By Staff Writer | June 1, 2008
MILITARY | UTILITY
As it lingers over finalizing an order for 16 Chinooks, Canada is turning to the United States to quickly deliver six of the Boeing transports to support its deployment of troops to NATO coalition operations in Afghanistan.
The U.S. Defense Security Cooperation Agency on Apr. 21 notified Congress of the possible sale of six CH-47Ds to Canada. It valued the aircraft and associated equipment and services at $375 million if all options are exercised. "Canada needs these helicopters to enhance its capabilities in the Global War on Terrorism," the agency said. Having Chinooks in the same configuration as U.S. ones "would greatly contribute to Canada’s military capability by making it a more sustainable coalition force."
The proposed Foreign Military Sale transaction would include M240H machine guns, 30 AN/AVS-6/7(V)1 night-vision imaging systems, and Honeywell T-55-GA-714A engines (including two spares), as well as mission, communications/navigation and ground-support equipment, spare and repair parts, special tools and test equipment, publications and technical data and contractor support.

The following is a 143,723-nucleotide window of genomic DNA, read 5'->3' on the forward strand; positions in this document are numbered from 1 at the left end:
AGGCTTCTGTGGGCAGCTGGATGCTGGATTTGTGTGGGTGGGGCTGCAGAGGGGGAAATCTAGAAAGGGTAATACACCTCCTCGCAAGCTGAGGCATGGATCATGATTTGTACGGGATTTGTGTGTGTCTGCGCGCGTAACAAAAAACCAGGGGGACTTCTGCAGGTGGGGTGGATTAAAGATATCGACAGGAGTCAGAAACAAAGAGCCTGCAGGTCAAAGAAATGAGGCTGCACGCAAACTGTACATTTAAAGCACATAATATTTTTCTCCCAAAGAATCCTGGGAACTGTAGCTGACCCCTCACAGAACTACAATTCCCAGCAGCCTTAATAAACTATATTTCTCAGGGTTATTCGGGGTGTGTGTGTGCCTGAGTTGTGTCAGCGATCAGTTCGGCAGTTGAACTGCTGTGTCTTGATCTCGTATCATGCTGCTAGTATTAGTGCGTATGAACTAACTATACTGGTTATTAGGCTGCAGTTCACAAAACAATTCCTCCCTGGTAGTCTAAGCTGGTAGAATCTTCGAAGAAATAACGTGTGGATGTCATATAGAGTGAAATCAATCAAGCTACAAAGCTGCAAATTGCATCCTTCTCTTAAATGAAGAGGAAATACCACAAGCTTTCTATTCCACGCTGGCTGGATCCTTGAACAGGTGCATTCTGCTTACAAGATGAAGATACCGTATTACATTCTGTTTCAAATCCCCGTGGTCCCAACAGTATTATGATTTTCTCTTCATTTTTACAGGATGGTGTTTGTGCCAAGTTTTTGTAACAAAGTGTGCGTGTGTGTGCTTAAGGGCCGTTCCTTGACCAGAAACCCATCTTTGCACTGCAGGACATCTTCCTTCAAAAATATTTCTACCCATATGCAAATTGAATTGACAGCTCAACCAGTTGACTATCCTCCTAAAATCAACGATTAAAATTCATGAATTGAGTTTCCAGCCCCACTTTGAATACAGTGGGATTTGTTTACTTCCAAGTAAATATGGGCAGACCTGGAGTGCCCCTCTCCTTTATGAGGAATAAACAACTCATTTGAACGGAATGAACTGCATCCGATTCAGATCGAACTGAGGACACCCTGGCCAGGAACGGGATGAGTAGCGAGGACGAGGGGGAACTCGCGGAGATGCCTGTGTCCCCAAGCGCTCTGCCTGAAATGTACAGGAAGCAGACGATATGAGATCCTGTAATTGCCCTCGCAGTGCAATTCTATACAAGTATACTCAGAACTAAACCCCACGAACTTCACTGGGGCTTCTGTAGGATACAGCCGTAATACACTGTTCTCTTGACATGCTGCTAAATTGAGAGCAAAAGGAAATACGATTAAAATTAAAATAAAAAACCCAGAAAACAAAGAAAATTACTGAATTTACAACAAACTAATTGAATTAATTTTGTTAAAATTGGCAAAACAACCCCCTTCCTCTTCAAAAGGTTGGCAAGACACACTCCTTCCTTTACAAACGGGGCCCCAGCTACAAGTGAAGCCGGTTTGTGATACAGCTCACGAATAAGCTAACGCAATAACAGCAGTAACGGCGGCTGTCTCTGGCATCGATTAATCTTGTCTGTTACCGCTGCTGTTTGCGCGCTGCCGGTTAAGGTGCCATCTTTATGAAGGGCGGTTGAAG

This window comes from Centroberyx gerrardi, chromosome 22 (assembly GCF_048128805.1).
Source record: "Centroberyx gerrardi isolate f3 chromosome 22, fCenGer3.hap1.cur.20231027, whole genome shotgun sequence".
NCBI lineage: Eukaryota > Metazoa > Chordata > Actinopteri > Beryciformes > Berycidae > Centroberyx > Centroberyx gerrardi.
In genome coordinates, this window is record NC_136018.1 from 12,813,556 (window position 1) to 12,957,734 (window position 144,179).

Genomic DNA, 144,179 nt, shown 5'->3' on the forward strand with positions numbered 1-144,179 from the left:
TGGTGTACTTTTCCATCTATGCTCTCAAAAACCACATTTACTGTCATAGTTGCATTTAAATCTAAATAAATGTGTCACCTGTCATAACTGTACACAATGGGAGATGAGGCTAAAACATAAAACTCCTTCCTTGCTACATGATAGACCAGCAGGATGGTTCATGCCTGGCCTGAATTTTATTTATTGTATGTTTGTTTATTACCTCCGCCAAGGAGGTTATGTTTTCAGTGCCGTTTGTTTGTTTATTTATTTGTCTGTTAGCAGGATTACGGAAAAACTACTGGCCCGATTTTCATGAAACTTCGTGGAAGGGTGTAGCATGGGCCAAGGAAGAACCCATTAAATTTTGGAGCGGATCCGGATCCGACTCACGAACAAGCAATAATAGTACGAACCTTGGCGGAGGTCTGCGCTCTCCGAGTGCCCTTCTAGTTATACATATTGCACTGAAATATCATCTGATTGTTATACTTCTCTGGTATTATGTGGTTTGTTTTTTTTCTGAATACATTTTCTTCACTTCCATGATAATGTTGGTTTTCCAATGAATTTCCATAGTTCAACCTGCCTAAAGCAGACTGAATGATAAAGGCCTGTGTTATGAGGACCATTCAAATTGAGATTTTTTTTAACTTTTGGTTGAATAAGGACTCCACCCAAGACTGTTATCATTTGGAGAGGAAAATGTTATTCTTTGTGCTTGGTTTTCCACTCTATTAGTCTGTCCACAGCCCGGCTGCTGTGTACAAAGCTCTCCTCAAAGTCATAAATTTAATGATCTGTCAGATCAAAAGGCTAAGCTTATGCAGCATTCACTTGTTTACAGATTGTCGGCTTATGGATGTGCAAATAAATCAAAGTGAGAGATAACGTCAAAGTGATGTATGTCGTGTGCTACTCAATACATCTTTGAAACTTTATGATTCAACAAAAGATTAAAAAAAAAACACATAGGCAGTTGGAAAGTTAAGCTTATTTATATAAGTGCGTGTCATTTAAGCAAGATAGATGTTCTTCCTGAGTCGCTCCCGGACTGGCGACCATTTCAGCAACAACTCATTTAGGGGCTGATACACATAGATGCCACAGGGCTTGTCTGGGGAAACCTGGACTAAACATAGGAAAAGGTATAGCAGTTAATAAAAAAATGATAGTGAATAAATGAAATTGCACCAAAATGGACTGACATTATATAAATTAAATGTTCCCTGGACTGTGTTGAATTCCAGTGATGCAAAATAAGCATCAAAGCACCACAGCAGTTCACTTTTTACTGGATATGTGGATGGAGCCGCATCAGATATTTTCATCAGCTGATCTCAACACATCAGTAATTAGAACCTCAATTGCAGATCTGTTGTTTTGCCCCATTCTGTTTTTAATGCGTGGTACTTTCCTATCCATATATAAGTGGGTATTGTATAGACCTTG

Canada in 2006 picked Boeing to provide 16 CH-47s without a full-scale competition because, it said, the company was the only vendor that could meet its requirements "in a timely manner." Canada wanted the helicopters as soon as possible. But it has yet to finalize a contract for the $5 billion acquisition, which also includes 20 years of support for the aircraft. Those Chinooks are expected to enter service in 2011.
The first cadre of Canadian Chinook already is training with the U.S. Army. The six Chinooks are expected to be ready for operations in Afghanistan within six months.